Roli brings the rubbery Seaboard piano to its modular Blocks system

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In its short existence as a startup, London-based Roli has created two of the most compelling music-making devices in recent memory. The Seaboard was a material rethink of the standard electric keyboard, with a rubbery surface that allows played notes to be manipulated directly in a variety of ways. And the company went in an altogether different direction last year with Blocks — a system of square music pads with playable light-up scales that can be arranged in any number of configurations.

It was a no-brainer, really, that the company would eventually bridge the gap between the two offerings. Roli’s done the job by creating a modular version of its Seaboard MIDI controller that slots directly alongside existing Blocks, plugging into the system’s magnetic daisy-chained setup. The company tells me it believes the new Block, “really completes the story we started telling back in June.”

So, why didn’t it just announce the Seaboard alongside the first Blocks? The short answer is that the miniature version of its rubbery keyboard just wasn’t ready in time. In fact, the version that I saw last week still wasn’t final.

Now that it’s here though, it may go a ways toward helping users wrap their brains around precisely what the whole Block system is about. After all, at least the Seaboard’s familiar piano layout offers a starting point to contextualize music making. Its equivalent of black and white keys make a lot more sense than a light-up square the first time you look at it.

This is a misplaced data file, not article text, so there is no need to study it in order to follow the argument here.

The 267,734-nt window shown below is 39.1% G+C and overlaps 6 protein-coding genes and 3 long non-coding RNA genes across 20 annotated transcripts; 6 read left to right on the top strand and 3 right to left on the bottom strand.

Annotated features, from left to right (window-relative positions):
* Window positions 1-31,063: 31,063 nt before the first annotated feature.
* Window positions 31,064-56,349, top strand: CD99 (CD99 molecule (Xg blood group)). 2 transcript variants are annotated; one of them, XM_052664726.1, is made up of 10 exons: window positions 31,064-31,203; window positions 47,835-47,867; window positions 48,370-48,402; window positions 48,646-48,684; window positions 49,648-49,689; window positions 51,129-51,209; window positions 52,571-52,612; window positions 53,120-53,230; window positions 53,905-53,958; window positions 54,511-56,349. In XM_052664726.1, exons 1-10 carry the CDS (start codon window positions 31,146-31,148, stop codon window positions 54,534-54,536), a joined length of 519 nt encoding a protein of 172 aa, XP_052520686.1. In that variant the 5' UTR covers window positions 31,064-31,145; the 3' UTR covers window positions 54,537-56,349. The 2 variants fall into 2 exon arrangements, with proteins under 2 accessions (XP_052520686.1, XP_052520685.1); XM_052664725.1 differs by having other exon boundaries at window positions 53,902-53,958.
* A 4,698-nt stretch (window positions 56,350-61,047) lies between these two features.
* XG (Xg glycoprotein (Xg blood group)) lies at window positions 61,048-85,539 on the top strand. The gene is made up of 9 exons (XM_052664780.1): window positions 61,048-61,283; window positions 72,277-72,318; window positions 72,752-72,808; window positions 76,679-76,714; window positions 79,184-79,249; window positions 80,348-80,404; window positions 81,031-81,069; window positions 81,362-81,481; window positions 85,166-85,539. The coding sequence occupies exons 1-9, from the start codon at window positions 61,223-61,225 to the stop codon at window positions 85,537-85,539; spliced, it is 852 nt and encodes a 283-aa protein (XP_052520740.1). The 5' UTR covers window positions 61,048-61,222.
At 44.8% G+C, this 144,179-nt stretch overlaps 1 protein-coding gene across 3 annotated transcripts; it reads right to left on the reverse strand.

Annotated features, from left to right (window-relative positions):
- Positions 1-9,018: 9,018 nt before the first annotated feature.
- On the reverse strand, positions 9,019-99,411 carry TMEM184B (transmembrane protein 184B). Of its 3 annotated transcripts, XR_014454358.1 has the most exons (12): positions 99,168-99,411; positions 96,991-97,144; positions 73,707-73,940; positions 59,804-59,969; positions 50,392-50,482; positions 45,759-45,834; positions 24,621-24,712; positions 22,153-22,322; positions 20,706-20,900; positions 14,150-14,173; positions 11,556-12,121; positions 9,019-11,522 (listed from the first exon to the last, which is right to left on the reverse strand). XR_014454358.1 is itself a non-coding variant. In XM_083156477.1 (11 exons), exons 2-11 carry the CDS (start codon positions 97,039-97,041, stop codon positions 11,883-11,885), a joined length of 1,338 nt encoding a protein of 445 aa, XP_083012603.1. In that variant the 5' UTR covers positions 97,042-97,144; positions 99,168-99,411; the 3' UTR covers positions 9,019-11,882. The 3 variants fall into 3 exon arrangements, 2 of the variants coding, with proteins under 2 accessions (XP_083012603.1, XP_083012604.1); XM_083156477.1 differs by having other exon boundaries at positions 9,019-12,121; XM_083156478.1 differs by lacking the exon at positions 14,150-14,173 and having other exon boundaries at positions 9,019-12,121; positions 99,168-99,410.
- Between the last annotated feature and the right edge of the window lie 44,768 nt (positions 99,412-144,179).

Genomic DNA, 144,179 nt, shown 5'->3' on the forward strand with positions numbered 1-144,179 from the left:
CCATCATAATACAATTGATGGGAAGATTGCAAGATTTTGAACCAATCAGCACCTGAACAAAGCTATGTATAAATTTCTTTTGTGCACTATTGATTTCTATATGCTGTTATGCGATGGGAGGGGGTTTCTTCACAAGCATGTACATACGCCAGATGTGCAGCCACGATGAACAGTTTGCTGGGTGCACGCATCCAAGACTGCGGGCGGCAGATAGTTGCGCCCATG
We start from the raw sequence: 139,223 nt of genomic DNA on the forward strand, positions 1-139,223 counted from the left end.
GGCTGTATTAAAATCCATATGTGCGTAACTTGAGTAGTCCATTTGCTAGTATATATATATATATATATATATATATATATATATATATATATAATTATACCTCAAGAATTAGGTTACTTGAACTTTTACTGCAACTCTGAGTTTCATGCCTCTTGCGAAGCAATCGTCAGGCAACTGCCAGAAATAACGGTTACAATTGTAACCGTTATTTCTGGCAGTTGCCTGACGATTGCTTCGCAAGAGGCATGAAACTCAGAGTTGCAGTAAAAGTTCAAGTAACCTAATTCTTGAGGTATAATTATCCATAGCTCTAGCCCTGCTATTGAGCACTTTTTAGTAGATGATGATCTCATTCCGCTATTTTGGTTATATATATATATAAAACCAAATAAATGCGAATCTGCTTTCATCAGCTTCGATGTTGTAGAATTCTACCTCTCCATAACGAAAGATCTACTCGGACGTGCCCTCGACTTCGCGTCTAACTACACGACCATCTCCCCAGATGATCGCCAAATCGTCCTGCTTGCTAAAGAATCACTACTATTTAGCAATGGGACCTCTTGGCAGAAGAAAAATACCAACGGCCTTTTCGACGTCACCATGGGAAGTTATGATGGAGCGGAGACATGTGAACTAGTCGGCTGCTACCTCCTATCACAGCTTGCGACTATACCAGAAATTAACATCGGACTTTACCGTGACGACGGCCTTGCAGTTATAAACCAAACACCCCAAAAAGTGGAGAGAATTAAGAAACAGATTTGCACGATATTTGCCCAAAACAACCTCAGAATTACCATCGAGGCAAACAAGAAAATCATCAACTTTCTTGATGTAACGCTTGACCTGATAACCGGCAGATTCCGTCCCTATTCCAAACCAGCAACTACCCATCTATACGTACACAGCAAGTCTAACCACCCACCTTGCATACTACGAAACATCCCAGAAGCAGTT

On the flip side, this also is far and away the most affordable version of the Seaboard the company has offered up, at $299, versus somewhere between $799 to $8,888. Granted, it has fewer keys (24) and features than the full-size version, but modularity means that you can pair it with any number of controls or make it larger by snapping together Seaboard Blocks ad infinitum. And let’s be real, as much buzz as the Seaboard has gotten over the past couple of years, a $799 starting point is prohibitively expensive for most. Particularly with a relatively unproven product. 

Roli showed me a demo of the Seaboard last week, plugged into various Blocks in all sorts of configurations. I don’t really play the piano, so I wasn’t able to do much with the thing, but the system the company is building here is really impressive — and will likely get better as it continues to grow. The amount of sounds it is capable of producing is staggering, and the sky is the limit when plugged into its music making apps, Noise and the new Equator.

Still, while the company insists that the system lowers the barrier of entry for music making, there’s still a learning curve. I ran into that issue the first time I attempted to play around with the first-generation Blocks system outside of a demo. Making noise is easy — making music is hard. In spite of this, Roli says Blocks have “been selling well, considering this is a new paradigm.”

There are no specific numbers, and there are obviously a few qualifiers, but it’s understandable that the product might have a bit of a slow ramp up, all things considered. Though, a front of store placement in various Apple Stores around the country helped in getting the devices into more users’ hands. This time out, Roli won’t be receiving that killer product placement, but it is planning to launch short instructional videos to help remove some of the mystery from the devices.

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